Tradescantia ohiensis (Ohio Spiderwort)

Plant Info
Also known as: Bluejacket
Genus:Tradescantia
Family:Commelinaceae (Spiderwort)
Life cycle:perennial
Origin:native
Habitat:part shade, sun; moist prairie, meadows, woodland edges
Bloom season:June - August
Plant height:18 to 40 inches
Wetland Indicator Status:GP: FACU MW: FACU NCNE: FACU
MN county distribution (click map to enlarge):Minnesota county distribution map
National distribution (click map to enlarge):National distribution map

Pick an image for a larger view. See the glossary for icon descriptions.

Detailed Information

Flower: Flower shape: 3-petals Cluster type: raceme

[photo of flowers] Racemes of up to 20 flowers form at the top of the stem and at the tips of branches. Flowers are 1 to 1½ inches across, blue to rose or even white with 3 egg shaped petals. Six deep blue stamens with long plume-like hairs and bright yellow tips surround a single slender blue style in the center. Only 1 to a few flowers in a cluster are open at a time.

[photo of sepals] Sepals are oval, mostly hairless, tapered at both ends, offset the petals and are about half the petal length. Two long leaf-like bracts, about as wide as the leaves, cup the flower cluster at their base. Flower stalks are ½ to 1 inch long, smooth, and are erect while flowers bloom but lay back down while seed is set.

Leaves and stems: Leaf attachment: alternate Leaf type: simple

[photo of leaves] Leaves are long and grass-like, 8-15 inches and less than ¾ inch wide. Mostly flat but for a grooved mid vein, the base of the leaf wraps around the stem. Stems and leaves are smooth, often with a waxy surface, clumps have multiple stems with branching in the upper plant.

Notes:

Of Minnesota's 3 native Spiderworts, Ohio Spiderwort is the more eastern species and common only in our most SE counties. Though it tolerates of a wide range of soils and conditions it prefers moister soils than the other 2 species and can be very showy in the home landscape. While all 3 Spiderworts look very similar at first glance, T. ohiensis is the tallest of the 3 and can otherwise be distinguished from the others by its over all lack of any hairs, especially on the sepals in the flower cluster, and the flatter, floppier leaves. Spiderwort varieties in the garden industry can look very similar to wild T. ohiensis in size and shape. They come in a wide range of deep blues and pinks, bicolors or pure white, are typically hybrids of T. ohiensis, T. virginana and T. subspera, and often have very hairy sepals.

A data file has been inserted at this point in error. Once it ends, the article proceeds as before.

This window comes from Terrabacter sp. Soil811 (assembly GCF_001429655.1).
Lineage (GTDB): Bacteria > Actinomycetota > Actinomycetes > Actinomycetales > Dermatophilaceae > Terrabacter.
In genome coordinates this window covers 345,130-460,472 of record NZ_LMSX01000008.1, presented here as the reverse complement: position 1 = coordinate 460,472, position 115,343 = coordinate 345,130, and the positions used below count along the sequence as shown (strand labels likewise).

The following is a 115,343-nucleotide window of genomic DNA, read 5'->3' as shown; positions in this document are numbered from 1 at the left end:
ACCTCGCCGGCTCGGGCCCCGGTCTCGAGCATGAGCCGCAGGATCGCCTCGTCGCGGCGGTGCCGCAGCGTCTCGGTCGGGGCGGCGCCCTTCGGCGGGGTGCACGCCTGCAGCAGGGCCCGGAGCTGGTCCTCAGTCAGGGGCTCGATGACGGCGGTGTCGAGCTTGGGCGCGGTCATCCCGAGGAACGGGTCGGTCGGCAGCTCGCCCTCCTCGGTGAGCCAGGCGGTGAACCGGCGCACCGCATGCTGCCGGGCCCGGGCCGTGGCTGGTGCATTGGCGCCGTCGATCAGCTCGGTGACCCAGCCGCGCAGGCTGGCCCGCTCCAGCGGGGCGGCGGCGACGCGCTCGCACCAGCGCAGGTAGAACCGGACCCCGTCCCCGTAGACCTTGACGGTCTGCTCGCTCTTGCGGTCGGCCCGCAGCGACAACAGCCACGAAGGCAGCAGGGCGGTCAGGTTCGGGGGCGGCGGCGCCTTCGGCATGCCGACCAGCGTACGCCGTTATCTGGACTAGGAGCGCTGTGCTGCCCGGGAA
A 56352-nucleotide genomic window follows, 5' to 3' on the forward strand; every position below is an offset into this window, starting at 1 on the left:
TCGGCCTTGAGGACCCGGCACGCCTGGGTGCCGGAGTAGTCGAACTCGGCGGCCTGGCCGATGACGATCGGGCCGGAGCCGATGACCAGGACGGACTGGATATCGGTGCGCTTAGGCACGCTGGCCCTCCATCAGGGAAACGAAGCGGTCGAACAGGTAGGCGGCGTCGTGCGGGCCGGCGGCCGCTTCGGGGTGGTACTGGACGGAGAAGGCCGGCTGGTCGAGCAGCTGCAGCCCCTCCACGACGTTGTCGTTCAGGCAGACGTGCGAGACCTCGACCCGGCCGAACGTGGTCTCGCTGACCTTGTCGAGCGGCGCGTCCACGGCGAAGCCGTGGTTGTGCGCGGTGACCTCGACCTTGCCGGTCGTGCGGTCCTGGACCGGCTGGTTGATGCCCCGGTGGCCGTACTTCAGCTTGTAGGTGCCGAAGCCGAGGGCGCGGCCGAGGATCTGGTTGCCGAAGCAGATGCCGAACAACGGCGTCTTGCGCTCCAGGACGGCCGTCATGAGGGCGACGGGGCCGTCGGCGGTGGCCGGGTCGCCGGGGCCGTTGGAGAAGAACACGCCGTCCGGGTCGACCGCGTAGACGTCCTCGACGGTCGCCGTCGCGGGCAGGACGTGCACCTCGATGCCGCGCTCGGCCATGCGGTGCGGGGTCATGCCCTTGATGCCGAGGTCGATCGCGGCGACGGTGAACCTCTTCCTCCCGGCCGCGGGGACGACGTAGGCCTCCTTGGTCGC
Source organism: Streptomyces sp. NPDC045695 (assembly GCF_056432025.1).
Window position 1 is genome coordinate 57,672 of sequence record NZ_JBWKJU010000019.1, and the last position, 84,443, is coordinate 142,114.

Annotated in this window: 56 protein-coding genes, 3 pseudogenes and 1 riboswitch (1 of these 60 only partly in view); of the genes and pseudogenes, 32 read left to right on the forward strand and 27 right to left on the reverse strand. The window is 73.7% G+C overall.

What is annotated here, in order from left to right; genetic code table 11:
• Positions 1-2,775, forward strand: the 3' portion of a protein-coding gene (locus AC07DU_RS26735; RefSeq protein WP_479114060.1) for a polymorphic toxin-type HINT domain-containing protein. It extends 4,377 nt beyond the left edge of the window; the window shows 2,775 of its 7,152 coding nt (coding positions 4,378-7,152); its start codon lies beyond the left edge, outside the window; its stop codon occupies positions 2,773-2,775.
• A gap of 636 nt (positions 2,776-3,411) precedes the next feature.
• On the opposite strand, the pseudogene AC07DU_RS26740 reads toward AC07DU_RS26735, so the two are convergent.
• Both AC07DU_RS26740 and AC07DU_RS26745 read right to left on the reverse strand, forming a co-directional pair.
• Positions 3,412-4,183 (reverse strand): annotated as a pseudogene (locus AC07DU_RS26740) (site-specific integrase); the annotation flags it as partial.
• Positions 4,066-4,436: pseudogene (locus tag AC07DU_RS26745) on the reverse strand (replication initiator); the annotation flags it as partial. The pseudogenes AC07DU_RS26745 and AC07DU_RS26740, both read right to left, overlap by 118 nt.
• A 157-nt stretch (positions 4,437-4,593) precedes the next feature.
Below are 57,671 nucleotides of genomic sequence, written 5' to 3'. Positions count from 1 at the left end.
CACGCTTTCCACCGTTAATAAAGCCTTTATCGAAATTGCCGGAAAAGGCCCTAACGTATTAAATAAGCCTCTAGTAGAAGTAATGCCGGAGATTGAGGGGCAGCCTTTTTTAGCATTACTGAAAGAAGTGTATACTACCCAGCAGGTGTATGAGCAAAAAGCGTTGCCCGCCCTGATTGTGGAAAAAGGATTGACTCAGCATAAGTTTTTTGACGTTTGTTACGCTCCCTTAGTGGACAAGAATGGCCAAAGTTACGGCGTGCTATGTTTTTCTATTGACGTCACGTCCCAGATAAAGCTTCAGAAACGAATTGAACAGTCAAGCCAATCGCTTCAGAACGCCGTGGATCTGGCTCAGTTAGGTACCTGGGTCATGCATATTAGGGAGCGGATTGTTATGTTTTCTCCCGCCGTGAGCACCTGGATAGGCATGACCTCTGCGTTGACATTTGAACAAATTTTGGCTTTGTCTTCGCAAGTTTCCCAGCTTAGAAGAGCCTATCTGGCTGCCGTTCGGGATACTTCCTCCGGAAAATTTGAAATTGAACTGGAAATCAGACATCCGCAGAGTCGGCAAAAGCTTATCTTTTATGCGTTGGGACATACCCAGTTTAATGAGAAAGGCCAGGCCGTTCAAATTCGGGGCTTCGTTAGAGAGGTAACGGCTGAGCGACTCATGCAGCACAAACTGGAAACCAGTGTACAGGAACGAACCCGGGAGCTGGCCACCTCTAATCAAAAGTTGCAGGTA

Please visit our sponsors

  • Wild Ones Twin Cities Chapter

Where to buy native seed and plants ↓

Map of native plant purveyors in the upper midwest

  • Landscape Alternatives - Distinctive Native Plants since 1986!
  • Shop for native seeds and plants at PrairieMoon.com!
  • Shooting Star Native Seeds - Native Prairie Grass and Wildflower Seeds
  • Morning Sky Greenery - Native Prairie Plants
  • Minnesota Native Landscapes - Your Ecological Problem Solvers

More photos

Photos courtesy Peter M. Dziuk taken in a private garden in Anoka County.

Comments

Have you seen this plant in Minnesota, or have any other comments about it?

Posted by: Danielle - Coldwater Spring
on: 2013-09-18 14:57:00

Any idea on how long/deep the root system is for Ohio Spiderwort?

Posted by: Patrick - Lake Elmo - Washington County
on: 2016-06-17 10:08:14

I have quite a bit of Ohio Spiderwort on a 20 year old 2 acre restoration. It self propagates.

Posted by: Sharon L Adams - NORTH BRANCH
on: 2018-06-20 07:53:12

I only saw two very small plants blooming along a ditch between a road and walking trail. I've never seen them before and just love them.

Posted by: jesse ross - Welch
on: 2019-06-09 09:25:29

Clusters of them in the ditch edge of a field by Treasure Island Casino .

Posted by: Mary - Dakota County, Rosemount
on: 2019-07-06 12:34:59

My back yard. I got these 3 of about 10 plants 10 years ago, before knowing to leave nature alone, from a place in Eagan. After going back to the same place. The natural ones were gone about 3 years later, but mine have thrived into an 18" dia. patch. These are so much taller than their cousins in southern Illinois. Wish me luck. I'm moving them to a different part of the property.

Posted by: joe - wisconsin
on: 2021-04-20 10:56:00

you may have misspelled "ohioensis" ohiensis

Posted by: K. Chayka
on: 2021-04-20 13:06:44

Joe, the scientific name is correctly spelled ohiensis. It is Latin, not English.

Post a comment

Note: All comments are moderated before posting to keep the riff-raff out. An email address is required, but will not be posted—it will only be used for information exchange between the 2 of us (if needed) and will never be given to a 3rd party without your express permission.

For info on subjects other than plant identification (gardening, invasive species control, edible plants, etc.), please check the links and invasive species pages for additional resources.



(required)




Note: Comments or information about plants outside of Minnesota and neighboring states may not be posted because Id like to keep the focus of this web site centered on Minnesota. Thanks for your understanding.